People love to talk about themselves, so master the art of asking questions and listening to the responses so you can ask relevant questions. If you can help them with a tidbit of information or link them to a resource, you will be seen as a caring and knowledgeable person. 

You can either make a suggestion related to what their needs are, or help them in some other way. The person will remember that you were able to help them out.

Plus you will gain knowledge.  Knowledge is power, and asking questions is seeking that power.  Asking people questions about themselves makes you stand out in their mind.

Longer pauses before questions lead to longer answers.  Taking these pauses makes you look professional and like you are really thinking and engaged, rather than just filling empty airtime.

It's okey-dokey to script your questions.  Just rehearse them enough so they don't sound scripted.

Here are eight solid questions and statements for starting conversations and delivering solid first impressions:

1.  How did you get into your line of work?

2.  What interested you about the profession?

3.  What do you like most about your industry?

4.  What major changes do you foresee in your industry?

5.  What has been happening in your industry? 

6.  What are the current trends?

7.  What have you found to be the best way of getting the word out  and promoting your business?

8.  I’m meeting people all the time, so tell me: How would I know if

    somebody I meet would be a good contact for you?

 

Good questions are far more difficult than good answers.”     -- Persian Proverb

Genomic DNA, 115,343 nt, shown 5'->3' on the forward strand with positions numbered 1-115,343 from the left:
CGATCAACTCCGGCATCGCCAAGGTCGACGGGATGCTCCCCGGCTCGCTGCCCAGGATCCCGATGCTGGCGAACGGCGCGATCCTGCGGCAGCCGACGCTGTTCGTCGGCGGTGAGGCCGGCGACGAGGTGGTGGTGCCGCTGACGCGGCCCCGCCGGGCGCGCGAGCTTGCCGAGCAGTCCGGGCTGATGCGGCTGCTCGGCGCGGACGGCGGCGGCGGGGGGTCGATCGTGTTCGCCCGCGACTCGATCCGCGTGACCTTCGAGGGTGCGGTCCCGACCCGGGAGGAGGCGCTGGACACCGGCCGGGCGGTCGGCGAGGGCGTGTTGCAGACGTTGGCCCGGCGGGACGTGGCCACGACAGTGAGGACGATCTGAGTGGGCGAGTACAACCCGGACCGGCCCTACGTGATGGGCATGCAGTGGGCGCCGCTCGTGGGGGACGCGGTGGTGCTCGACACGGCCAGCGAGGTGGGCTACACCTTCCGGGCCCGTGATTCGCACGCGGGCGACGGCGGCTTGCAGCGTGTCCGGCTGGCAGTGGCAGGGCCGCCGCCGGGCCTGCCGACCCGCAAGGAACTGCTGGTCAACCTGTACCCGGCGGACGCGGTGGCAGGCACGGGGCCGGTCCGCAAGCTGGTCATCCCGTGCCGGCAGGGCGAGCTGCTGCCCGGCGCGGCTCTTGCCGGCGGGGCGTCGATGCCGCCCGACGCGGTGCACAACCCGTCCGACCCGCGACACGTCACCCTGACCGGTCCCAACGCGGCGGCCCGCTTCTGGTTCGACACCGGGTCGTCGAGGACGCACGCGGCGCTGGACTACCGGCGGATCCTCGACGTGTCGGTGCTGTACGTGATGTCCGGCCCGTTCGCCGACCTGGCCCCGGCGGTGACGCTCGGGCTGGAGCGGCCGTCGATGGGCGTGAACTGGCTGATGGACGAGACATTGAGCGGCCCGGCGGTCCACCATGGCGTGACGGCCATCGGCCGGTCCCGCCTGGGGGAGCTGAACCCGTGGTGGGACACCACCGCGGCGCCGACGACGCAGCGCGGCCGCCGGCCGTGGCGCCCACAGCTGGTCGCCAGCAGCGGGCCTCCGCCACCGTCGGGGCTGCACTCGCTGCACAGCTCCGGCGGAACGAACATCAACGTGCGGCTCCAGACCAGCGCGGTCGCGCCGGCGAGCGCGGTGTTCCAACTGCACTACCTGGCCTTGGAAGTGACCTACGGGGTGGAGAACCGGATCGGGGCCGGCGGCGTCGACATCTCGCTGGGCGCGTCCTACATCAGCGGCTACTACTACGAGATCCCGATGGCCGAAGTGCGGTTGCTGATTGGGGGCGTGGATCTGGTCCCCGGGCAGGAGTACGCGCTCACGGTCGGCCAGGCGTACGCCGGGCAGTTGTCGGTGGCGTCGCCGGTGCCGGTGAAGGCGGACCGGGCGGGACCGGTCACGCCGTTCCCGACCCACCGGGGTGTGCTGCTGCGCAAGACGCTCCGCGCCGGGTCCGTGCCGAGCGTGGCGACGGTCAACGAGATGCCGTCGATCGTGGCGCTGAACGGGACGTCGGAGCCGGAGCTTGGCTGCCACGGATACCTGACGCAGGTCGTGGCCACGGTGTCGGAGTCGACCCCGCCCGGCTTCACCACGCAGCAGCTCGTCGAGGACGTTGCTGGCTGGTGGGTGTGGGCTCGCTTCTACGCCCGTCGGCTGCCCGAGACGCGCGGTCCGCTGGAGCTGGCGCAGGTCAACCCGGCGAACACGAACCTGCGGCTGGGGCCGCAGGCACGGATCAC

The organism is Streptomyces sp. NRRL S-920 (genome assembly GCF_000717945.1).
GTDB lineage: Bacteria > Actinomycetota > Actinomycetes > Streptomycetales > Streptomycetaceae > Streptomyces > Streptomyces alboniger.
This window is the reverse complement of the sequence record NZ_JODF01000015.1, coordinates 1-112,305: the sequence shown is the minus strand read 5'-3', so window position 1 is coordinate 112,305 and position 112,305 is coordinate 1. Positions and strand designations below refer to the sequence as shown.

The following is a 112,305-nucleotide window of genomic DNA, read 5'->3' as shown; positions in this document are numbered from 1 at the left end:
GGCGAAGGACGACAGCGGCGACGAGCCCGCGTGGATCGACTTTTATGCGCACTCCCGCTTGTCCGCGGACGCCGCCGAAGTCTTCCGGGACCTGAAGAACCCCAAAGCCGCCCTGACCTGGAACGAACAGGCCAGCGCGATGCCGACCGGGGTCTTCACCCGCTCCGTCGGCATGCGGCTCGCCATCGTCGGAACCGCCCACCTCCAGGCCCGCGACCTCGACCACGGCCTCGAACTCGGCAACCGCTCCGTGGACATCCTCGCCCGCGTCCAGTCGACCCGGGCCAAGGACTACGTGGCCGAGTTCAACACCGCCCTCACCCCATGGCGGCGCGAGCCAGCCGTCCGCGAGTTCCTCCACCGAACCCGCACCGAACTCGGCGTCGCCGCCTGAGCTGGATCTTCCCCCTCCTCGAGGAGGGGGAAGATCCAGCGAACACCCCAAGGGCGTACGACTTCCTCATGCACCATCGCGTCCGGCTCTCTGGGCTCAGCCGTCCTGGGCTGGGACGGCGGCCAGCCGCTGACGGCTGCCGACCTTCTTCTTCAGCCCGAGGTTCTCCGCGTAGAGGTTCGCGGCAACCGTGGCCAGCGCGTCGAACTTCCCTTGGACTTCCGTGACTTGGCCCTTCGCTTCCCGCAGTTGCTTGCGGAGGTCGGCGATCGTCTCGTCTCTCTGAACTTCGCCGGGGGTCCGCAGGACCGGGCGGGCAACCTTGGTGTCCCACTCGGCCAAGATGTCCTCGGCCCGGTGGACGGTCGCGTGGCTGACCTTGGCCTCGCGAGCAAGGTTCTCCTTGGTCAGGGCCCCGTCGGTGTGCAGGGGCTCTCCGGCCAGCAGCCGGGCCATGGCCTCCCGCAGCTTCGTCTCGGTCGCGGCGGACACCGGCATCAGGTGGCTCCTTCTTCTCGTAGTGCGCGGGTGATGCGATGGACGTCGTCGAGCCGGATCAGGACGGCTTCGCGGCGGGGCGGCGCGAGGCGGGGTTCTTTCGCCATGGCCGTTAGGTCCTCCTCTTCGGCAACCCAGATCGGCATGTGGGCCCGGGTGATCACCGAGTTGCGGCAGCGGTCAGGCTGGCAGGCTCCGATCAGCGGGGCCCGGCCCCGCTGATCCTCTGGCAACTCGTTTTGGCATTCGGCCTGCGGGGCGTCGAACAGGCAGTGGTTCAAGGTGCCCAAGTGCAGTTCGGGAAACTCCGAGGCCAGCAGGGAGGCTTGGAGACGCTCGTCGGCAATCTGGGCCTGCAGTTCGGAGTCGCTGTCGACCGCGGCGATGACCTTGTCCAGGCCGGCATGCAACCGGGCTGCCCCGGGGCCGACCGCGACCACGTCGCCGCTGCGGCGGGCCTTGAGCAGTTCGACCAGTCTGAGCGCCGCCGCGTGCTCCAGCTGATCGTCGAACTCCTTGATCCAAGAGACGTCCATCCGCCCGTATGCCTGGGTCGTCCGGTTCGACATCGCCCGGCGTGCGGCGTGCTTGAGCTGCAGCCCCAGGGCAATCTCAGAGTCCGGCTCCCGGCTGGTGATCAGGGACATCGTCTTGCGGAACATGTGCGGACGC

Also add these to your conversational Rolodex: 

Tell me more. 

Please elaborate. 

What are your ideas about…? 

There is something I would like to ask you… 

What is your opinion on…?

Do not ask questions in rapid-fire succession.  This is not a Dragnet interrogation or a time for cross-examination.  Nor is it a time to relive your glory days on the debate team.  Avoid asking questions that are manipulative, boring, embarrassing, hostile, confrontational, insulting, or too intimate. 

When you approach people, they will start talking about something, so follow that with them and go with the flow.  Abrupt changes in conversational course cause confusion and frustration. 

Every question you ask makes a statement about you.  Only ask questions that make you look good (smart, concerned, with-it, etc.).

 

Contributed by:  Dean Lindsay, Award Winning Speaker and Author of The Progress Challenge & Co-Author of Stepping Stones to Success   

Dean Lindsay, Sales and Leadership Speaker

  

 

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Look for Something to Acknowledge People For

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Genuinely complimenting someone costs you nothing, but to the recipient, a heartfelt compliment and the feelings it generates cannot be bought at any price.  Recognition, encouraging words, and pats on the back are all excellent ways of making positive impressions, especially if done in front of others. 

Avoid general compliments as they may just seem like flattery, “sucking up.”  Much more powerful is a comment about something positive that person has done: compliment on behavior or achievements. 

“Kind words can be short and easy to speak, but their echoes are truly endless.”

-- Mother Teresa

 

Contributed by:  Dean Lindsay, Award Winning Speaker and Author of The Progress Challenge & Co-Author of Stepping Stones to Success   

Dean Lindsay, Sales and Leadership Speaker

 

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Four Steps Taken by Effective Networkers

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The four letters that make up the word CODE stand for the four steps consistently taken by the most effective networkers to crack the networking CODE and start building priceless business relationships.  Effective networkers:

C:  Create Personal Curb Appeal

Effective networkers feel successful and display a genuine desire to help others progress.  They look and act the part of someone you would want to have in your corner.

O:  Open Face-to-Face Relationships

Effective networkers research the various networking options and commit to a networking strategy.  They get out and about and reach out.  They open relationships.